Fig. 1. Flow chart of the iterative Fourier transform algorithm used to reconstruct a wavefront W from the measured wavefront slopes ∂W/∂x and ∂W/∂y. imately the same. However, the new algorithm was found to produce better wavefront estimates especially near the edges. This is clearly demonstrated in Fig. 2, which shows an example of wavefront reconstruction. The full line is a section of the original 2-D wavefront (spherical aberration). A circular pupil was used with a 30-pixel radius. The dashed line is the same section reconstructed with the SOR algo­ rithm. The dash/dot line is the section reconstructed with the FFT based algorithm. The approach described above is quite general and can also be used to reconstruct wavefronts from wavefront La-

Fig. 3. Flow chart of an iterative Fourier transform algorithm used to reconstruct a wavefront W from the wavefront Laplacian mea­ sured from out of focus images.10 placians obtained directly from extra-focal images.9,10 Fig­ ure 3 shows a flow chart of a similar algorithm which recon­ structs wavefronts from wavefront Laplacians estimated by taking the difference between the illuminations in symmetri­ cally defocused images. The boundary conditions are taken into account by forcing to zero the radial derivative within a narrow band surrounding the boundaries. This is equiva­ lent to solving the Poisson equation with a zero radial edge slope as a Neumann boundary condition. Indeed the differ-

Fig. 2. Example of wavefront reconstructions from wavefront slopes. Full line, original wavefront; dashed line, reconstructed wavefront using the SOR algorithm. Dash/dot line, reconstructed wavefront using iterative Fourier transforms.
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ence between extra-focal images produces a narrow edge signal which is a measure of the wavefront radial edge slope. This signal can also be considered as a Laplacian equal to the difference between the wavefront radial slopes on each sides of the edge. By forcing the outer slope to zero, one forces the inner slope to be equal to the edge signal. Unlike previously described algorithms, there is no need to somewhat arbitrarily isolate the boundary wavefront slope signal from the inner wavefront curvature signal. Here one takes the sensor signal as a whole. Clearly the Gershberg algorithm can be similarly used to solve numerically any linear differential equation with boundary conditions on any contour shape using FFT subroutines. To our knowledge, this very interesting application of the Gershberg algorithm has not been considered before. This work has been supported by a grant from the Strategic Defense Initiative Organization, Office of Innovative Science and Technology, and managed by the Harry Diamond Laboratories. References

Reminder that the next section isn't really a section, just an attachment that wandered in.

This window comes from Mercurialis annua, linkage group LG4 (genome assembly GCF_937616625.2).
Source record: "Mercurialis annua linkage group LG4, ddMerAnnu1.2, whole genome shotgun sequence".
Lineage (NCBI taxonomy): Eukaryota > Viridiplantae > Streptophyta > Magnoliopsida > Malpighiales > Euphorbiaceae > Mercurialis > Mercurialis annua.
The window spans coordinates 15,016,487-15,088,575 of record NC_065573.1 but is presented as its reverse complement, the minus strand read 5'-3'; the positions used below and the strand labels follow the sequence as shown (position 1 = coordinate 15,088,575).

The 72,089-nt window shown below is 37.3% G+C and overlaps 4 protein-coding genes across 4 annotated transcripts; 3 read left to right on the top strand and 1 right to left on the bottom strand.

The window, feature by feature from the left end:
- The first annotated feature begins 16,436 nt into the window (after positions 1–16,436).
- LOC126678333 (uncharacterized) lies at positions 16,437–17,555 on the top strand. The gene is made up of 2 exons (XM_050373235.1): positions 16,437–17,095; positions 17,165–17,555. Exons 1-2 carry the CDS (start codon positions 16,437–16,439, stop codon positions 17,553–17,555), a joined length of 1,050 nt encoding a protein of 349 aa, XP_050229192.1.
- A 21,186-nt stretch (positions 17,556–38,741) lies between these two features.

1. D. L. Fried, "Least-Square Fitting a Wave-Front Distortion Estimate to an Array of Phase-Difference Measurements," J. Opt. Soc. Am. 67, 370-375 (1977).

2. R. H. Hudgin, "Wave-Front Reconstruction for Compensated Imaging," J. Opt. Soc. Am. 67, 375-378 (1977). 3. R. J. Noll, "Phase Estimates from Slope-Type Wave-Front Sensors," J. Opt. Soc. Am. 68, 139-140 (1978). 4. W. H. Southwell, "Wave-Front Estimation from Wave-Front Slope Measurements," J. Opt. Soc. Am. 70, 998-1006 (1980). 5. R. L. Frost, C. K. Rushforth, and B. S. Baxter, "Fast FFT-Based Algorithm for Phase Estimation in Speckle Imaging," Appl. Opt. 18, 2056-2061 (1979). 6. K. R. Freischald and C. Koliopoulos, "Modal Estimation of a Wave Front from Difference Measurements Using the Discrete Fourier Transform," J. Opt. Soc. Am. A 3, 1852-1861 (1986). 7. R. W. Gershberg, "Super-Resolution Through Error Energy Reduction," Opt. Acta 21, 709-720 (1974). 8. L. M. Kani and J. C. Dainty, "Super-Resolution Using the Gershberg Algorithm," Opt. Commun. 68, 11-17 (1988). 9. F. Roddier, "Curvature Sensing and Compensation: A New Concept in Adaptive Optics," Appl. Opt. 27, 1223-1225 (1988). 10. F. Roddier, C. Roddier, and N. Roddier, "Curvature Sensing: A New Wavefront Sensing Method," Proc. Soc. Photo-Opt. Instrum. Eng. 976, 203-209 (1988).